5. Following the manufacturer’s instructions, add the recommended quantity of water to activate the chemical process.
  6. Cover the stump to prevent children or animals from coming into contact with the stump removal compounds.
  7. The stump rotting chemical will remain active for between 14 and 30 days, so check it periodically to make sure it is active and remains covered.
  8. After 30 days, the stump may be ready to dig out, or you may choose to leave it to rot down further, or your can burn out the remaining stump material.
  9. To burn out the stump, soak the stump with gasoline or similar flammable fluids each day for up to 7 days.
  10. Ignite the stump and monitor it for the period it burns before putting out any residual embers.

Burning The Stump

Burning is technically one of the most effective ways to remove a tree stump and roots. Unfortunately, it’s not always appropriate due to the fire risk involved, and burning is not legal in all regions, so be sure to check your local legislation. Even if it is legal in your area, care must be taken to avoid this method when the risk of wildfire is high. 

Before moving forward with any plans to burn the stump, be sure to get in touch with the local fire safety authority and discuss your options. A permit may be required. I strongly recommend hiring a professional to help with the process if you’re not experienced yourself.

There’s also the fact that not all palm tree stumps are in a good location for burning. For example, you shouldn’t attempt to burn stumps that are near permanent structures or other trees. Stumps should only be removed in this way if they are in an isolated location that can be easily fireproofed or has no obvious flammable materials around the stump.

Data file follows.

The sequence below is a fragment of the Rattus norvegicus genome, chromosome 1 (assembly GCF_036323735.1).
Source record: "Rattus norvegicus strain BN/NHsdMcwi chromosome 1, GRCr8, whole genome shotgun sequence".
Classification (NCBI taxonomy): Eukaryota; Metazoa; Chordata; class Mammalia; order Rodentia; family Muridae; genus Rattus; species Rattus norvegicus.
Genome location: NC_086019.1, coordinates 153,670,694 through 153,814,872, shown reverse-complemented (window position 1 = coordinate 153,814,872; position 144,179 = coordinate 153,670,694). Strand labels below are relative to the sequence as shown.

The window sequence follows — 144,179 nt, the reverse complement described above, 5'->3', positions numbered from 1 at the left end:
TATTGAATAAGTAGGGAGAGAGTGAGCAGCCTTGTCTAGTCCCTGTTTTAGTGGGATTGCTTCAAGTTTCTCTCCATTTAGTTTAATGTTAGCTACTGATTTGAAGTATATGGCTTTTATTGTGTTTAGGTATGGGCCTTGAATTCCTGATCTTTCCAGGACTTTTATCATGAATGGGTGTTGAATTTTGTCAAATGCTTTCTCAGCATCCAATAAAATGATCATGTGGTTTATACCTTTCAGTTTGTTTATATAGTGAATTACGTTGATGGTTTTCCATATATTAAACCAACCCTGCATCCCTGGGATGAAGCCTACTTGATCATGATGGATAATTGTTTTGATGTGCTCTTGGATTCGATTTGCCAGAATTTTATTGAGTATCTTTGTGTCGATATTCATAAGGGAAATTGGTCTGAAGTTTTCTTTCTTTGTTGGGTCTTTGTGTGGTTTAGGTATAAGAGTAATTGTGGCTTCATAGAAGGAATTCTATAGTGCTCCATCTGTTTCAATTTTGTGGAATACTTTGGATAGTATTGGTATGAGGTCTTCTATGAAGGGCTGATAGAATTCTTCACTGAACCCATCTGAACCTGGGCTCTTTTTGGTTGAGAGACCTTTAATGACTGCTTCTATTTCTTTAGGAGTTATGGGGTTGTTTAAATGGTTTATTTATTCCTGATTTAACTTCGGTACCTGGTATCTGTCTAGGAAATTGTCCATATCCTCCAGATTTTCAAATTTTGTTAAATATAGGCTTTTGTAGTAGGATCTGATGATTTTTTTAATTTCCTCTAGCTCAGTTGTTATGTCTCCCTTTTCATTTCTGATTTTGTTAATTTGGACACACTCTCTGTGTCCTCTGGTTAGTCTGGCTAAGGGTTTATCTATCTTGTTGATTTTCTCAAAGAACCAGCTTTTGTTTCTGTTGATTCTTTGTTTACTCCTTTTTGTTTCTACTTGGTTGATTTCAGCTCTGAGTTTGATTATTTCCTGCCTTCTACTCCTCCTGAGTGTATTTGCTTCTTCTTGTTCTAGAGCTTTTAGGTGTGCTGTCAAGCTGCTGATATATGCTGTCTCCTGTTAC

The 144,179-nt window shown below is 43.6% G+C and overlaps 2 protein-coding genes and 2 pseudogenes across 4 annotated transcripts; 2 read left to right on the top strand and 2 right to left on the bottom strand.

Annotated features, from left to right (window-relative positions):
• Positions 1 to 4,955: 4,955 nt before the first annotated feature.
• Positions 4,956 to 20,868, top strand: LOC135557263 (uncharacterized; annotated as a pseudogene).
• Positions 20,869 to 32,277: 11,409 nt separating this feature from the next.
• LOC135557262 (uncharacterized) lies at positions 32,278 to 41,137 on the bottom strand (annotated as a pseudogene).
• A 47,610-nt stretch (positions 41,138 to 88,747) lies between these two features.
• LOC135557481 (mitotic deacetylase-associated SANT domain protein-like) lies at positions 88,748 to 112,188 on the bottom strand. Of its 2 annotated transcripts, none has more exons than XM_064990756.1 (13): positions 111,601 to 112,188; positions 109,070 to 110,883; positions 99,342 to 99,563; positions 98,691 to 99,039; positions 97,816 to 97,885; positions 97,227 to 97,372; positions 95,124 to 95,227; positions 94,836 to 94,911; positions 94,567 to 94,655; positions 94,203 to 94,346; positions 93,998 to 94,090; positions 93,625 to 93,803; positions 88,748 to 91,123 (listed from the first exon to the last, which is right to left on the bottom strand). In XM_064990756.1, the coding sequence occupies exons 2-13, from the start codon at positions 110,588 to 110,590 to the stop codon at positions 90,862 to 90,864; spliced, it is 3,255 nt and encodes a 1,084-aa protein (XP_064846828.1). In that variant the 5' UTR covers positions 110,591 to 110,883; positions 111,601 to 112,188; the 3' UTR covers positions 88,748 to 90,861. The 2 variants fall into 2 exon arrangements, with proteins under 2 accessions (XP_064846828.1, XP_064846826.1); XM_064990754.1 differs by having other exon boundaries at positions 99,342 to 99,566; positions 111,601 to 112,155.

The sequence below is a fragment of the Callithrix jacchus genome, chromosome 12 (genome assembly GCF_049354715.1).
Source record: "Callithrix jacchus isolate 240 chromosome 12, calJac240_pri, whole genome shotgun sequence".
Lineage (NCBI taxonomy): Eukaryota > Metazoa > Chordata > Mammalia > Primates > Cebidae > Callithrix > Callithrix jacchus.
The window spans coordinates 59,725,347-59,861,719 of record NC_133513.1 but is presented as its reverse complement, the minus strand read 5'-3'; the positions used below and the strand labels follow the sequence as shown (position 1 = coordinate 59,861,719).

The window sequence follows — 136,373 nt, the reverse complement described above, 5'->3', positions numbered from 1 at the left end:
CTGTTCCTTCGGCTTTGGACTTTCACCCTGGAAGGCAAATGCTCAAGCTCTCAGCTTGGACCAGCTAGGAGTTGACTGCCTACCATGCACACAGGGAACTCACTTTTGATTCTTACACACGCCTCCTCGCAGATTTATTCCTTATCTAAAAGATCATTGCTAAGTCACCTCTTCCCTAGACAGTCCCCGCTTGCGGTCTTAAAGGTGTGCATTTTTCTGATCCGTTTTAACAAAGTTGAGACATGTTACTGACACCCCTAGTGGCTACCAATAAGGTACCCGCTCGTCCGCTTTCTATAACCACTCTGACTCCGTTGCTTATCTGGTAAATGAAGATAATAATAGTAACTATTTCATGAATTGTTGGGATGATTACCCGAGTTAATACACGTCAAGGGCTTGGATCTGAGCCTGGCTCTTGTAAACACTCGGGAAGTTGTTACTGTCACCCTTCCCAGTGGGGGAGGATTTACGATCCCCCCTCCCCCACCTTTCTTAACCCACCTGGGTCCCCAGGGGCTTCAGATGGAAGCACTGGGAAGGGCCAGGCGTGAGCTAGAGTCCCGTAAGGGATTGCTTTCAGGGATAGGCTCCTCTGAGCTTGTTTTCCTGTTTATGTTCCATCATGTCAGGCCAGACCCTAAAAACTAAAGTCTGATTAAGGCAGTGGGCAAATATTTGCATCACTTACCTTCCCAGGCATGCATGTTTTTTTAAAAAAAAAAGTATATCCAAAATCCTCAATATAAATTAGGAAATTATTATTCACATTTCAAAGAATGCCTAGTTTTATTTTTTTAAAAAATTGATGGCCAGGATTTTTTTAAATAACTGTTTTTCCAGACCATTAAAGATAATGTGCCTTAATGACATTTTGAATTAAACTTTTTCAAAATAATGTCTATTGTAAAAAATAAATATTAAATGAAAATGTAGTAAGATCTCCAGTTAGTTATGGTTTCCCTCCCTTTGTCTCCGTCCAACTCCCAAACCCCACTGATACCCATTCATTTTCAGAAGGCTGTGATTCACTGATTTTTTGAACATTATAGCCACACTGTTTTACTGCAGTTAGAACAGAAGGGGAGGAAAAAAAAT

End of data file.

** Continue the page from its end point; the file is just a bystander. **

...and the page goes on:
1. After removing the palm tree and leaving the bare stump, allow the stump to fully dry out before attempting any burning process.
  2. As a priority, be sure you clear all flammable items surrounding the tree stump to prevent any risk of the surrounding area catching fire.
  3. Drill 10-inch holes vertically down into the stump surface or cut cross-hatch grooves across the surface of the stump, using a chainsaw.
  4. Pour a flammable liquid such as gasoline into the holes or onto the grooves and allow it to soak into the fibrous tree stump.
  5. Using a charcoal grill or BBQ light up some charcoals and burn them until they are red hot.
  6. With extreme caution, place a number of the burning coals into the tree stump. This will ignite the palm tree core and cause it to burn deep into the stump fibers.

The average stump will take several hours to burn out and must be supervised the entire time.

According to the University of Florida, palm tree roots can extend out up to 50 feet in larger specimens. Keep this in mind when sequestering and monitoring the burn area.

Natural Methods of Removing Palm Stumps

Using caustic chemical products is not for everyone, and in many circumstances, it’s not appropriate to do so for safety or environmental reasons. With that in mind, there are other natural methods of removing palm stumps, that can be equally effective but will require a little more physical labor or lateral thinking.

Let The Stump Rot Naturally 

Letting the material rot naturally is the least invasive option. This might be a viable strategy if the stump is located somewhere out of the way on your property.

There are a few steps you can take to aid in the decomposition process. For example, you should cut the stump as short as possible. You can also drill holes in the stump to allow air, moisture, and microorganisms deeper into the wood.